The following message was sent to the Middlebury community by Vice President of Academic Affairs Sujata Moorti.
Dear Middlebury Community,
I write to share the sad news that Megan Battey, a longtime staff member and alumna from the Class of 1979, died on September 25 at her home in Middlebury.
In her more than three decades of service to Middlebury, Megan made a lasting impact on the learning and scholarship of countless students and faculty. Shortly after her graduation from Middlebury, Megan began working as registrar and assistant to the director of the Johnson Gallery, while also serving as curator of the Art Department’s slide collection. In 2000 she became visual resources coordinator for the History of Art and Architecture Department, a position she held until her retirement in 2016.
Associate Dean of the Arts and Professor of History of Art and Architecture Pieter Broucke noted that Megan held this position at a time of major growth for the department. “During Megan’s tenure as curator, the image collection grew considerably and became a fully professional operation in terms of keeping track of the images’ metadata. She also oversaw the transition from analog slides to digital projection and assisted the faculty in doing so. Once the transition happened, she became the on-campus specialist for some of the image databases and accompanying software.”
On Megan’s watch, the slide room—officially called the Visual Resource Center—was used by various departments and programs, including history of art and architecture, classics, American studies, and studio art. Faculty from all over campus used the space and interacted with each other over images. The Visual Resources Collection that Megan oversaw supported faculty teaching and publications as well as student research.
“For decades Megan was the indispensable hub around which an active department grew and evolved,” shared Glenn Andres, professor emeritus of history of art and architecture. “Beginning as a student slide assistant, she stayed to build a slide collection to serve not only her departmental colleagues but also the summer schools and the broader college community. Pursuing professional development, she networked importantly with her regional counterparts, piloted Middlebury’s model entry into the Getty ArtStor project, and cajoled and facilitated the departmental transition into the era of digital visual resources.
“Ever reliable, cheerful, and caring, she trained and managed a dedicated group of student assistants, tracked down missing slides, troubleshot recalcitrant equipment, administered makeup exams, and smoothed ruffled feathers. Beyond her visual world, she loved poetry and dance, served as makeup artist to generations of Middlebury Community Players, delighted in her friends, and reveled in a string of idiosyncratic cats. She supported and enriched the lives around her.”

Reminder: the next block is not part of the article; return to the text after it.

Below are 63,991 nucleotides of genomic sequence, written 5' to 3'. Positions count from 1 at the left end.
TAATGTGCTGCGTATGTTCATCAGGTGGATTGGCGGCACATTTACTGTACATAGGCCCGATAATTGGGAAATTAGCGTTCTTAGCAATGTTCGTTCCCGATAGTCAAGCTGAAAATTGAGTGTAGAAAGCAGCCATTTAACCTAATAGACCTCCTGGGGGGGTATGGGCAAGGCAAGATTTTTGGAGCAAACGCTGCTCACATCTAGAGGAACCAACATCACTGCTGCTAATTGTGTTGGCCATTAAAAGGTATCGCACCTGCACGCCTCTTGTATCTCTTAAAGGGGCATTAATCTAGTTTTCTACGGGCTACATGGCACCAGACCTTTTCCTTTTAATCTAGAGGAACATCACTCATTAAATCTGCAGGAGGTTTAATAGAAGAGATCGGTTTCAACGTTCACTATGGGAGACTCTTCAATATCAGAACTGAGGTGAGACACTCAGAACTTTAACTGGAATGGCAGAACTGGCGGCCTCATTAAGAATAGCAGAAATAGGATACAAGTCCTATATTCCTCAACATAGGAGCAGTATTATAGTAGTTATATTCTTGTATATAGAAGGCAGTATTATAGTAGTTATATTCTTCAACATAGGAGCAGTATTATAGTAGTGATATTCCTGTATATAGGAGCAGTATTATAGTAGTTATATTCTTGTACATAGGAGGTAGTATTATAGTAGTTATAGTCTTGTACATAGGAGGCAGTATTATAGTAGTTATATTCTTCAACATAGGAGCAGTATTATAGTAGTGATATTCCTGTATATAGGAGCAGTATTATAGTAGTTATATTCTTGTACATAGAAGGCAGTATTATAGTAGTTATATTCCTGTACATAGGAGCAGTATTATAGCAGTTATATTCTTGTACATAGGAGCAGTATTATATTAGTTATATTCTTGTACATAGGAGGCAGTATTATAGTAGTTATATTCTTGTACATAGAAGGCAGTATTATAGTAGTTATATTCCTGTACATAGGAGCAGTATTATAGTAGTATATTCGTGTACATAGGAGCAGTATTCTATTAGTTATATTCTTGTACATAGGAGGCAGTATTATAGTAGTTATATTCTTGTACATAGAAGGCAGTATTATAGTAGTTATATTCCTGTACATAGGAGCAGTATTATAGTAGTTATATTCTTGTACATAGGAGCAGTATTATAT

According to friend and former colleague Dana Barrow, “Megan’s work required a fluency in the arts as well as technology. She was so modest about her many abilities that it might be easy to overlook everything she brought to her role, including a deep knowledge of art, facility with foreign languages, a flair for photography, meticulous organization, and the endless patience needed to learn the details of copyright law, metadata standards, and markup languages. She used her unfailing patience and kindness when assisting faculty with new digital teaching tools and training the library’s many student workers.”
Kirsten Hoving, Charles A. Dana Professor Emerita of History of Art and Architecture, said Megan’s blend of expertise, humor, and kindness added a distinctive warmth to the department. “Megan loved art, and she shared that passion with all of us who worked alongside her. Although she was a consummate professional, making sure our needs for visual imagery were always met, she kept us from taking ourselves too seriously with jokes, stories, and holiday costumes for ‘Jane,’ a marble sculpture that welcomed us to the slide library. Megan was the first person I met on my very first day on the job in 1983, and she remained my closest friend even after I retired and moved to the sunny South. She was deeply loved by her department colleagues, students who worked with her, as well as her many, many friends in the community and around the world.”
Megan grew up in Maryland and graduated from Bethesda-Chevy Chase High School, the daughter of Bryan and Jean (Anderson) Battey, of Chevy Chase. At Middlebury, she majored in studio art and Italian, graduating cum laude with honors in art. She attended the Middlebury Italian Language School.
A trained archaeologist, Megan worked on projects throughout New England and abroad. She volunteered at Homeward Bound, Addison County’s Humane Society, and with Addison Allies, helping Mexican dairy farm workers. As a certified Master Gardener, she served on the board of the Middlebury Community Garden since 2014, and volunteered at Helen Porter Nursing and Rehab, maintaining garden beds for the residents. She was married to the late George Todd, a Middlebury faculty member from New Haven, Vermont, from 1992 until 2019.
“She was an exceptionally lovely person with many friends and many talents,” said Dana Barrow, who worked with Megan in the Visual Resources Center for 10 years starting in 1999. “She loved travel, art, archaeology, and the performing arts. Her constancy, thoughtfulness, and generosity make the idea that she is no longer with us all the harder to accept.”
Megan is survived by her siblings, David Battey, of Washington, D.C.; Laura Battey, of Sonoma, California; and Robert Battey, of Alexandria, Virginia. Details for a memorial service will be announced at a later time.